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Mountains seeing first big snow of season

Snow falling as low as Fourth of July Pass at 3,173 feet

Rain and breezy winds are expected to continue today in lower elevations while snow begins to blow in mountain areas above 4,000 feet in elevation.

The National Weather Service has issued a winter storm warning for the mountains of the region for today and tonight.

The Washington Department of Transportation announced that studded winter tires are being allowed one week before the normal start of studded-tire season.

Four to eight inches of snow are expected above 4,000 feet, including Interstate 90 at Lookout Pass in North Idaho. It is the first significant winter storm of the season.

Several inches of snow were visible on traffic cameras along the side of the travel lanes at Stevens Pass on U.S. Highway 2 in Washington. Light snow was clinging to trees this morning on Lookout Pass, but not sticking to pavement.

By this afternoon, snowfall was visible along the side of I-90 at Fourth of July Pass at 3,173 feet in elevation.

Also, Sherman Pass on Washington Highway 20 at 5,575 feet had slush on the pavement with snow accumulating next to the highway. The weather service said 3 inches of snow was reported there.

To the south in Idaho, snow had fallen as low as 2,800 feet, the weather service said.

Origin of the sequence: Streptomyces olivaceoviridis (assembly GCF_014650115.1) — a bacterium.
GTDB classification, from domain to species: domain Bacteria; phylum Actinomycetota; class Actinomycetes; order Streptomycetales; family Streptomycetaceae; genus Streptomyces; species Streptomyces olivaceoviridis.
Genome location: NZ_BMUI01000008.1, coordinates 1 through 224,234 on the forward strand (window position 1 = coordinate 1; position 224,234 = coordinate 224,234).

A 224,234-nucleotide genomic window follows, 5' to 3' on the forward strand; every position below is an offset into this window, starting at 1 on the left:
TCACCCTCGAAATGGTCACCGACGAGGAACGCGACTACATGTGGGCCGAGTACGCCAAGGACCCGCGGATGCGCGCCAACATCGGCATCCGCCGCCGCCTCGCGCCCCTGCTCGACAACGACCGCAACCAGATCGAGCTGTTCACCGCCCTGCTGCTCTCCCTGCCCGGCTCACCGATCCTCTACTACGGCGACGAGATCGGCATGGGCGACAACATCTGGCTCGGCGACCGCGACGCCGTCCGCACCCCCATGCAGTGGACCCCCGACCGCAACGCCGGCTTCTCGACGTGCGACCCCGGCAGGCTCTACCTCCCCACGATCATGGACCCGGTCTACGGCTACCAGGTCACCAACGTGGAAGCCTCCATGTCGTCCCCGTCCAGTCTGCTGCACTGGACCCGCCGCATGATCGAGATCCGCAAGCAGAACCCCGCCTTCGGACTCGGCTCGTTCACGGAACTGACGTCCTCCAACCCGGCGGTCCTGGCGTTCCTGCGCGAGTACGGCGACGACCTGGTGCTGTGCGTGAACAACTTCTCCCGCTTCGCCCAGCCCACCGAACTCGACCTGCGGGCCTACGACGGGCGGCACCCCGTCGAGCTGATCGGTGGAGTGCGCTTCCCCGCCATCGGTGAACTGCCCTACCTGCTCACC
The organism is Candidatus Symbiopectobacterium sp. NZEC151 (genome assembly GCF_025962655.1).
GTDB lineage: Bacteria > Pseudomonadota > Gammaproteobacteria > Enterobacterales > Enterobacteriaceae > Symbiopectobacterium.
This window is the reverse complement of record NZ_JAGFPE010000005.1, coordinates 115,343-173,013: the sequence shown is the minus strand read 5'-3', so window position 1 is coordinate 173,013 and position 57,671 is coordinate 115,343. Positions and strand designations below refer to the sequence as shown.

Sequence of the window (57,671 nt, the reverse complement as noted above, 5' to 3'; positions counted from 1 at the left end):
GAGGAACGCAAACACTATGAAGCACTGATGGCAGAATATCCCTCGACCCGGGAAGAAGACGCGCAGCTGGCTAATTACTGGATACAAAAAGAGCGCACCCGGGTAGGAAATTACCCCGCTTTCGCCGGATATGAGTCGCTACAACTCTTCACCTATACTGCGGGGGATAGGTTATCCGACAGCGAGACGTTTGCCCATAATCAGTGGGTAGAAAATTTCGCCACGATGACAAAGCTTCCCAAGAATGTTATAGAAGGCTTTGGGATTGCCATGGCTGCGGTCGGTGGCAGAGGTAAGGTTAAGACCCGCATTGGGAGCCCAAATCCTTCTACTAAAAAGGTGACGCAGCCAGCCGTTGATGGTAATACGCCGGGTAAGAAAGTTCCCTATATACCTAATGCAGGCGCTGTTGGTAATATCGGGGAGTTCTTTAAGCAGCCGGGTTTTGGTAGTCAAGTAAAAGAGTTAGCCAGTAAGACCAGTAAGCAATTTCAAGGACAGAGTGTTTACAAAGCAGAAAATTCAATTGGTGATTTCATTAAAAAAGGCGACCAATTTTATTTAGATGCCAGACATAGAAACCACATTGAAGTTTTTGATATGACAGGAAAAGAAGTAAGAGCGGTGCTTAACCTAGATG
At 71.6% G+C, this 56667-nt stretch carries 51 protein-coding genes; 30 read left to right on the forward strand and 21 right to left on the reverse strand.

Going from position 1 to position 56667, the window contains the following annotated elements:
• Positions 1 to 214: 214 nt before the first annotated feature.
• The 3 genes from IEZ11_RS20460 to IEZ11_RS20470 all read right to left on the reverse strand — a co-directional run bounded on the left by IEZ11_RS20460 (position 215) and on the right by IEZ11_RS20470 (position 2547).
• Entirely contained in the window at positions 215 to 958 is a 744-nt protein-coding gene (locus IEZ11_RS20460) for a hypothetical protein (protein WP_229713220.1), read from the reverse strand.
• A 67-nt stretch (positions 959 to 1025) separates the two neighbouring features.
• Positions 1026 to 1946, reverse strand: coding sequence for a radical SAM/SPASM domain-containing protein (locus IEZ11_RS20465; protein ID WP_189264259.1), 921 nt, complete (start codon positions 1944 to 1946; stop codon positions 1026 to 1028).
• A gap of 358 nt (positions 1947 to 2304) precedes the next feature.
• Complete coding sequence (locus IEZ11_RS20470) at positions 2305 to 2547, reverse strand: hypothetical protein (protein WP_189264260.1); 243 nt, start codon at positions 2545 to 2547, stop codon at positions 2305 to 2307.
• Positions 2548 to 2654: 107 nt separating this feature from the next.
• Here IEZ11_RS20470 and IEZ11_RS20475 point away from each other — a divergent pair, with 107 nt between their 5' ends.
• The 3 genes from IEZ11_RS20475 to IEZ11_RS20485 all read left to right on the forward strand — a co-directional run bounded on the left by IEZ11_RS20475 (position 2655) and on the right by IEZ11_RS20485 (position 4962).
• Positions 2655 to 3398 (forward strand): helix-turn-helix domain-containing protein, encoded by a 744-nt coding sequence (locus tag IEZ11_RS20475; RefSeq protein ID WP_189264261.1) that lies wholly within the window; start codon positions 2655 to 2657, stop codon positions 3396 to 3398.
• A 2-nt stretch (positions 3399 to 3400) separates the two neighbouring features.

Forecasters said the snow may creep onto the pavement of mountain highways this evening as temperatures drop.

Schweitzer ski area near Sandpoint also reported snow this morning.

Winds that blew into the region on Sunday are likely to continue today with gusts as high as 29 mph in the Spokane area.

Lower elevations are likely to see rain showers today and a high near 50 degrees.

Showers are expected to continue tonight and then continue through Tuesday night.

The cooler fall weather this week will bring high temperatures in the upper 40s and lows in the lower to middle 30s.

Rainfall records were set on Sunday at Mullan Pass and in the Columbia Basin. Mullan Pass saw 0.91 inches of rain, breaking the previous record of 0.69 inches set in 1946. Records have been kept there since 1938.

Also, Moses Lake had 0.23 inches of rain, breaking a 1984 record of 0.15 inches. Records there date back to 1947. Likewise, Ephrata had 0.26 inches of rain, breaking a 1979 record of 0.13 inches. Records in Ephrata date back to 1948.

Spokane International Airport had 0.34 inches of rain on Sunday, well off the record of 0.79 inches set in 1943.

At 7 a.m., it was 39 at Spokane International Airport, 43 at Felts Field, 39 in Coeur d’Alene and Deer Park and 42 in Pullman.

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